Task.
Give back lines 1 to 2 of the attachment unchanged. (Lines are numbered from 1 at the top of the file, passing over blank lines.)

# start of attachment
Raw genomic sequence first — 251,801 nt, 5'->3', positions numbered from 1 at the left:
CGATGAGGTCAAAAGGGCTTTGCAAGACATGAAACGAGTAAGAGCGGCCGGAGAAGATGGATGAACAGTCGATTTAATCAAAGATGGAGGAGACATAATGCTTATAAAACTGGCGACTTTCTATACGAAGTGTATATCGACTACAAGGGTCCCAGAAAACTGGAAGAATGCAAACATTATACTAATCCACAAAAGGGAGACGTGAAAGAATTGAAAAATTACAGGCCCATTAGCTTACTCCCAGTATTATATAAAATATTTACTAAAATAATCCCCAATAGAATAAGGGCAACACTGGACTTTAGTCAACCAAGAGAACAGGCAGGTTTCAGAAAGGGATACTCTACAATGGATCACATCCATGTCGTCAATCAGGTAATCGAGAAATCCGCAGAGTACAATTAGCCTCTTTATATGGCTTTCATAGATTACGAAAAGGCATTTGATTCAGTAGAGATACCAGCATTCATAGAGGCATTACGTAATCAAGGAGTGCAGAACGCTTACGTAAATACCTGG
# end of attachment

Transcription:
Raw genomic sequence first — 251,801 nt, 5'->3', positions numbered from 1 at the left:
CGATGAGGTCAAAAGGGCTTTGCAAGACATGAAACGAGTAAGAGCGGCCGGAGAAGATGGATGAACAGTCGATTTAATCAAAGATGGAGGAGACATAATGCTTATAAAACTGGCGACTTTCTATACGAAGTGTATATCGACTACAAGGGTCCCAGAAAACTGGAAGAATGCAAACATTATACTAATCCACAAAAGGGAGACGTGAAAGAATTGAAAAATTACAGGCCCATTAGCTTACTCCCAGTATTATATAAAATATTTACTAAAATAATCCCCAATAGAATAAGGGCAACACTGGACTTTAGTCAACCAAGAGAACAGGCAGGTTTCAGAAAGGGATACTCTACAATGGATCACATCCATGTCGTCAATCAGGTAATCGAGAAATCCGCAGAGTACAATTAGCCTCTTTATATGGCTTTCATAGATTACGAAAAGGCATTTGATTCAGTAGAGATACCAGCATTCATAGAGGCATTACGTAATCAAGGAGTGCAGAACGCTTACGTAAATACCTGG